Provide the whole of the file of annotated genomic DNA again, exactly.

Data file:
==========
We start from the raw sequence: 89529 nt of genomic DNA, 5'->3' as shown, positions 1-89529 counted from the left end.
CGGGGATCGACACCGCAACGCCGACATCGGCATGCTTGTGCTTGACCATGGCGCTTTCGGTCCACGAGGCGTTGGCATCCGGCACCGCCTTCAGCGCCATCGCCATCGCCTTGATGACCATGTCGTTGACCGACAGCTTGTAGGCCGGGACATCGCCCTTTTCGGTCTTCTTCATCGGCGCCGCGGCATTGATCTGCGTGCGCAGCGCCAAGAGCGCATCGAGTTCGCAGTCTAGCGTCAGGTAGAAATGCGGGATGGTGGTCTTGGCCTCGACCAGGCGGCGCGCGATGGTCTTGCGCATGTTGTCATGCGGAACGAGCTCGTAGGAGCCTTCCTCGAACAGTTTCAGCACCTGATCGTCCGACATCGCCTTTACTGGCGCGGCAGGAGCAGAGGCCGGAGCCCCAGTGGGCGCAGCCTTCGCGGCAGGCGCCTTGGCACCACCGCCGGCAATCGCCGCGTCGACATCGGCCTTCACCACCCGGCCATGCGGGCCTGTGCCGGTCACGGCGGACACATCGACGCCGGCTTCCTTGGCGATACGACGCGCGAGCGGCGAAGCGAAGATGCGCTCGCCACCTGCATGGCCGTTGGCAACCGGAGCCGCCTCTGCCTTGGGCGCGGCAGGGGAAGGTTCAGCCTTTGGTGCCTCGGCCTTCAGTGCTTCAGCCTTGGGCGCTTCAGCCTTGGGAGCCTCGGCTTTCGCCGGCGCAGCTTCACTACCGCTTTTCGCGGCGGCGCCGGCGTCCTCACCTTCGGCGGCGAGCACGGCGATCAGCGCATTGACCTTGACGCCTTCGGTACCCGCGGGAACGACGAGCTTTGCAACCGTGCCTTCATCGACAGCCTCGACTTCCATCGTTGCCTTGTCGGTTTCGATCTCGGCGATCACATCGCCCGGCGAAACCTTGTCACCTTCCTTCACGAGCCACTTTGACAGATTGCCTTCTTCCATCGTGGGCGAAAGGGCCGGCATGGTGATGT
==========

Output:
We start from the raw sequence: 89529 nt of genomic DNA, 5'->3' as shown, positions 1-89529 counted from the left end.
CGGGGATCGACACCGCAACGCCGACATCGGCATGCTTGTGCTTGACCATGGCGCTTTCGGTCCACGAGGCGTTGGCATCCGGCACCGCCTTCAGCGCCATCGCCATCGCCTTGATGACCATGTCGTTGACCGACAGCTTGTAGGCCGGGACATCGCCCTTTTCGGTCTTCTTCATCGGCGCCGCGGCATTGATCTGCGTGCGCAGCGCCAAGAGCGCATCGAGTTCGCAGTCTAGCGTCAGGTAGAAATGCGGGATGGTGGTCTTGGCCTCGACCAGGCGGCGCGCGATGGTCTTGCGCATGTTGTCATGCGGAACGAGCTCGTAGGAGCCTTCCTCGAACAGTTTCAGCACCTGATCGTCCGACATCGCCTTTACTGGCGCGGCAGGAGCAGAGGCCGGAGCCCCAGTGGGCGCAGCCTTCGCGGCAGGCGCCTTGGCACCACCGCCGGCAATCGCCGCGTCGACATCGGCCTTCACCACCCGGCCATGCGGGCCTGTGCCGGTCACGGCGGACACATCGACGCCGGCTTCCTTGGCGATACGACGCGCGAGCGGCGAAGCGAAGATGCGCTCGCCACCTGCATGGCCGTTGGCAACCGGAGCCGCCTCTGCCTTGGGCGCGGCAGGGGAAGGTTCAGCCTTTGGTGCCTCGGCCTTCAGTGCTTCAGCCTTGGGCGCTTCAGCCTTGGGAGCCTCGGCTTTCGCCGGCGCAGCTTCACTACCGCTTTTCGCGGCGGCGCCGGCGTCCTCACCTTCGGCGGCGAGCACGGCGATCAGCGCATTGACCTTGACGCCTTCGGTACCCGCGGGAACGACGAGCTTTGCAACCGTGCCTTCATCGACAGCCTCGACTTCCATCGTTGCCTTGTCGGTTTCGATCTCGGCGATCACATCGCCCGGCGAAACCTTGTCACCTTCCTTCACGAGCCACTTTGACAGATTGCCTTCTTCCATCGTGGGCGAAAGGGCCGGCATGGTGATGT